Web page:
For a child between the age of six and 12 months, their physical-motor development should see improved leg and foot strength, the child should be able to crawl forwards and backwards, and even turn around, and use their hands voluntarily and demonstrate hand preferences. Social-emotional development is also evident; you can gauge this by seeing if they are responsive when spoken to, if they long for encouragement and praise. The child should also respond to and understands words and sounds and react to an audience and on praise repeat their action. The child should also give affection, and they should recognise their family members.
There are no age specific activities to do with a seven-month old, so there are things you can do between the ages of seven to 12 months:
Physical-motor development activities:
Aeroplane: it is imperative that the child moves through space. They love this, and its very good for their brain development. Move the child through the air back and forth, left and right, around and around.
Place the baby on a blanket on the floor – then get other siblings to help move the baby around and around.
Allow the child to sit in your lap, facing away from you with their legs on your legs. Then lift their one leg up, lean it to one way, roll them over.
Get the child to spend time on their tummies, and reach for and play with hanging objects.
Roll the child back and forth,
When pulling a child up, pull their left hand towards their right knee.
Wrap a toy in bright coloured paper – allow the child to unwrap this, as it will aid in enhancing fine-motor development as well as excitement and fun!
Encourage the baby to hold objects, to grip them and keep control over objects. They should be able to clutch toys.
Play development activities:
Play skittles with objects filled with rice so that it makes a noise. Hold the baby standing up, and help him roll a big ball onto the skittles.
Play peek-a-boo games, particularly with a favourite toy, or something that makes a noise. Hide half the objects away at first, under a blanket. Rattle it, so that the baby knows its still there. Then reveal it. Do this a few times.
Rhymes and songs The child loves songs, books, rhymes, poems! Use actions, make it fun for the children, and allow them to anticipate the next action. As they get used to the songs, they will be able to anticipate movements.
Explain body parts, constantly talk to them about parts of their body that they are using, and explain purpose of parts.
Hide an object under the napkin. This will help teach the child the concept that although he can not see something, it is still there. This develops abstract thinking skills.
Cognitive development activities:
Texture in the environment Walk around the house, and take the baby on a texture tour. Allow them to feel the curtains, ornaments, the trees, grass, stones, etc.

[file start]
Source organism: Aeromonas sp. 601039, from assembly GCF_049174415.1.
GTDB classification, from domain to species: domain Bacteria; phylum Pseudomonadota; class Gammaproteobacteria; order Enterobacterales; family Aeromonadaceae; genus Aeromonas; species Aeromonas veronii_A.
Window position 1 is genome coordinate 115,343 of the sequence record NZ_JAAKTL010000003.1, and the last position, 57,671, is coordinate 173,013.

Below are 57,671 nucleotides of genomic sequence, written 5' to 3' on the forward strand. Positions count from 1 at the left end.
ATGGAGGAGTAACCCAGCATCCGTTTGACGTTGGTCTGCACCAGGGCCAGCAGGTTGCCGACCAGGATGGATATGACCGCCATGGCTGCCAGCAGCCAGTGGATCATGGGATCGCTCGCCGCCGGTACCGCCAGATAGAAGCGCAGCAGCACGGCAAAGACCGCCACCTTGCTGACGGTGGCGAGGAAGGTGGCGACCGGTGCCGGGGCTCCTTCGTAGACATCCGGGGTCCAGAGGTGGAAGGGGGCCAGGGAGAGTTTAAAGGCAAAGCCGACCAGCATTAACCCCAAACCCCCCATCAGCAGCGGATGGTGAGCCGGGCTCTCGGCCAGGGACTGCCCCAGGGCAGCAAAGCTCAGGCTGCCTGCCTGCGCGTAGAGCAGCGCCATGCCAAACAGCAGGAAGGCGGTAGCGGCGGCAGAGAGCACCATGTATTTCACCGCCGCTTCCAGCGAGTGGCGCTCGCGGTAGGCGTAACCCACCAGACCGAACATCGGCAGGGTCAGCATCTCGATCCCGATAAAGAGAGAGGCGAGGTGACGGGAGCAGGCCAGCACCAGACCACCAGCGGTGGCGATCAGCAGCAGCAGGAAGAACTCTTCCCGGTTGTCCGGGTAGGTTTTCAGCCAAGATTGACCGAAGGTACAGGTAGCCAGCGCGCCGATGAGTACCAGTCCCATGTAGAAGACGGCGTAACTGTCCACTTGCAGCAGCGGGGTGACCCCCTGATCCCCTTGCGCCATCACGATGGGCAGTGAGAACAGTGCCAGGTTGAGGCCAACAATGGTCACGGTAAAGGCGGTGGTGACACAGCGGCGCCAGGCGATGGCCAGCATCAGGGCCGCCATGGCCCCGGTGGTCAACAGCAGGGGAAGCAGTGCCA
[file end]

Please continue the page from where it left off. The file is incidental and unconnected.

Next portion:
Bubble Bath. This is a great sensation for the child, and at the same time is good for hide and seek games.
Allow the child to play and explore on its own. They need to be able to learn through experiences, and by giving them the time to do so, is great.
Have a small bowl with sand in, and get the child to pull the safe objects out from the sand.
Stickers off clothing . A great way to enhance laterality, crossing the mid-line and bilateral co-ordination.
Give the child toys, which he can use to make a noise with – Tupperware, wooden spoon, pots, drums, blocks, etc.
Encourage the child by clapping your hands when they do something right, Show how to clap their hands, and then allow them to do this.
Language and speech development activities:
Expose the baby to many animal sounds and sounds from the environment – then explain what that noise was. Repetition is key.
The child loves songs, books, rhymes, poems! Use actions, make it fun for the children, and allow them to anticipate the next action. As they get used to the songs, they will be able to anticipate movements. This is so fantastic, as you can see they are learning and memorizing!
Use material or plastic books, as the children will surely try and put the book in their mouth. The books should have simple pictures or babies, animals, etc.
Pulling funny faces and making noises will create an opportunity for the child to begin imitation. This will enhance their social and language development. Activities such as sticking out the tongue, opening the mouth, etc. are all good.
These are only but a small list of what you can do with your child to encourage their development both physically and mentally. React to your child, what they enjoy and encourage their participation with you and other family members and close friends.
That’s the WHAT and WHY. For the HOW, contact firstname.lastname@example.org.